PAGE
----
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Debunking The Most Common PR Myths

Do you know exactly what a PR expert does? Except if you’re in the industry, there can often be some disarray around what PR is, how it contrasts from marketing, regardless of whether it’s worth spending on, and what precisely PR experts do throughout the day.

With the increase of “fake news”, it’s perhaps no surprise that trust is scarce within the communications industry lately and, as a result, we’re seeing several myths and misconceptions looming over the PR industry, which aren’t only wrong but, in many cases, dangerously wrong because they are being taken as fact by the general public a day.

Here’s a list of the most common myths about public relations.

Any Publicity is Good Publicity

  • There’s an old saying, “As long as you spell my name right.” For whatever period that we get the chance to see our name in print it doesn’t generally make a difference how the story goes, isn’t that so? Wrong. Exceptionally off-base. 
  • Negative press can cause long and extremely enduring harm and is something from which many organizations never recover. Indeed, even great stories, gravely composed can leave the crowd with a greater number of inquiries than answers and give the feeling that you just couldn’t care less enough to impart obviously. On the off chance that you are hard to understand, you might be hard to work with. 
  • Keep in mind, the press adores an ‘awful conduct’ or ‘outrage’ news story just as uplifting news, so think cautiously before you state anything publicly– it could do you more mischief than anything!

PR equals Press Release & Conference

  • The press release is the customary large hitter in a PR toolbox – the most well-known approach to convey a story to media. It tends to be viable, however, it must be utilized appropriately. 
  • The world is changing and the press release as we once remembered is now no longer the prime PR tool it used to be. If you hold press conferences all the time, reporters won’t show up. Public relations today is a dynamic field, with more and more communication happening online in YouTube videos, Twitter, and blogs.

I only need PR when it goes wrong

  • During a crisis, PR specialists implement communication and reputation management practices to support businesses when things go wrong, that’s not the only time you turn to a PR agency.
  • If you’re only communicating to your audience during tough times, it’s very unlikely to achieve anything. Building a strong and continuous relationship with the public and the media can go a long way in eradicating “bad press” as they should already have trust and a bank of positive perceptions about the company, which will help put the situation into perspective.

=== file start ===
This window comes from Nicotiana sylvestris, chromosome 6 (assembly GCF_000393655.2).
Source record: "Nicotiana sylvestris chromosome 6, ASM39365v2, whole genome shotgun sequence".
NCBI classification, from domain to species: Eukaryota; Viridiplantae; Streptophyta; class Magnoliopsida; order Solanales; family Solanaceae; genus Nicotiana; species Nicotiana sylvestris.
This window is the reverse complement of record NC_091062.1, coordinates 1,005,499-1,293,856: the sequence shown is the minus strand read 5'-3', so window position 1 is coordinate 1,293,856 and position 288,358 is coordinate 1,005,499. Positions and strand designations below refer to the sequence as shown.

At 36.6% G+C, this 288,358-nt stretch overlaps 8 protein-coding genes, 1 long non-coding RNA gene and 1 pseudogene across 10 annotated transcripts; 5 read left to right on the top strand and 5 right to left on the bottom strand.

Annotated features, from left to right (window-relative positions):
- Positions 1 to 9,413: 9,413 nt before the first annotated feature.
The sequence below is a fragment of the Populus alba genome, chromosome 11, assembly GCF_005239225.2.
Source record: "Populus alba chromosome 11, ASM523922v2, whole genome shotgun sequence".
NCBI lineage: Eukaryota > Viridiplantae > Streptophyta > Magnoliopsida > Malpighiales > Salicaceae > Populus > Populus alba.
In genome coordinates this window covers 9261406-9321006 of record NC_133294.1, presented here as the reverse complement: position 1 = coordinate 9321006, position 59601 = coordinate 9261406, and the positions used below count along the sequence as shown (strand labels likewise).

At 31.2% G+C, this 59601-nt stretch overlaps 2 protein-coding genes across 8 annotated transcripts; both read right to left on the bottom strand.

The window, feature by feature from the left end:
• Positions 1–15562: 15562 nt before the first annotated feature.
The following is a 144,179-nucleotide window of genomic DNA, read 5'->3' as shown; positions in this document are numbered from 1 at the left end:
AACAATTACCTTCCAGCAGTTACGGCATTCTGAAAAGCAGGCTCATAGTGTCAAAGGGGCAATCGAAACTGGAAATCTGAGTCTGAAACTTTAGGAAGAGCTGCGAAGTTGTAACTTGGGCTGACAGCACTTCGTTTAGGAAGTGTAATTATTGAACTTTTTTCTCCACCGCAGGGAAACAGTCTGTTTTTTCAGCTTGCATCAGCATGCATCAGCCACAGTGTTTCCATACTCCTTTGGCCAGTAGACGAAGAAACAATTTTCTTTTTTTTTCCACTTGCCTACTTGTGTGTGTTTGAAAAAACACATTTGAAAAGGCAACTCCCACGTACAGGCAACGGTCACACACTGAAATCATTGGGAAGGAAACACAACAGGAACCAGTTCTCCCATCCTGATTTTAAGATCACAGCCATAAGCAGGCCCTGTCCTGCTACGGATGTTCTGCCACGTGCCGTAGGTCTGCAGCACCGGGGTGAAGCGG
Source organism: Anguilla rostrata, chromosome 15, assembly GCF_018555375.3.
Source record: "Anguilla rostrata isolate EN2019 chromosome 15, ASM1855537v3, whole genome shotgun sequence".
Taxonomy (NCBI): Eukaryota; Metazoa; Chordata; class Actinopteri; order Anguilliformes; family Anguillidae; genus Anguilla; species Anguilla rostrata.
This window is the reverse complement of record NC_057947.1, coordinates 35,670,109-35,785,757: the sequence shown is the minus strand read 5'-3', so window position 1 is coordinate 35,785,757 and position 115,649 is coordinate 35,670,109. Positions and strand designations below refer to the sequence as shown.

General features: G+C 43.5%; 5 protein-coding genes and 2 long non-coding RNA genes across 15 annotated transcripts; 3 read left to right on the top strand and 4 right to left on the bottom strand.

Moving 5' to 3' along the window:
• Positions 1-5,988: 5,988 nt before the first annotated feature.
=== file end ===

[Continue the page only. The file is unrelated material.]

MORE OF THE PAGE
Public Relations Can’t be Measured and Is Therefore Worthless

  • PR isn’t sales, but there are many ways through which the results can be seen and measured. PR has stepped into the 21st century and is much more complex today than just guesswork and ‘column inches’. 
  • Paid, earned, shared and owned communication plus much more promptly play into the overall success of PR efforts – You can try to compare earned media to an equivalent amount of advertising. Yet earned media is far more credible — and effective — than ads. You can’t pin that down as a number.

Effective PR can replace the efforts of a sales team

  • PR is not a sales tactic. It will not directly generate sales.
  • PR is a complement to a strong sales strategy, as it generates brand awareness and credibility so that when your salespeople approach potential leads, they are already familiar with your company, product and trust in your brand. This will turn cold leads into warm leads, and will drastically increase your sales team’s efficacy over time.

Using PR, my company will become famous overnight

  • Building a brand and creating awareness in a customer’s mind does not happen overnight. With most PR campaigns (especially those in high competition markets), companies can expect to start seeing media placements at approximately three months into the campaign; as long as the campaign continues, the number of PR placements will increase exponentially so you can anticipate steady growth over time.
  • This is why PR is most effective over a long period of time. 
  • My recommendation is to consider PR as a basic necessity for marketing your business and outreach should continue on a regular basis, as long as your company is in existence. In other words, PR shouldn’t stop until you do.

PR is easy, Anyone can do it.

  • This is probably one of the biggest myths about PR. Many business owners think that they can handle PR themselves to save money; after all, all you need to do is write a press release and journalists will be banging down your door, asking for interviews, right?

Not true.


  • PR is a big job. It’s not just about press releases… or even about pitches. PR is about creating a consistent brand, writing well, communicating effectively, acting strategically, creating relationships with media, having extensive knowledge about your industry and the media outlets that you are pitching. That being said, it is possible to DIY your company’s PR with the right knowledge, guidance and tools, as long as you are willing to put in the time and work necessary to execute an effective ongoing PR campaign (at least, a few hours each week).

Would you like Publicity Mantra to help you with a PR campaign? Get in touch, or connect with the team on TwitterFacebook, or LinkedIn.

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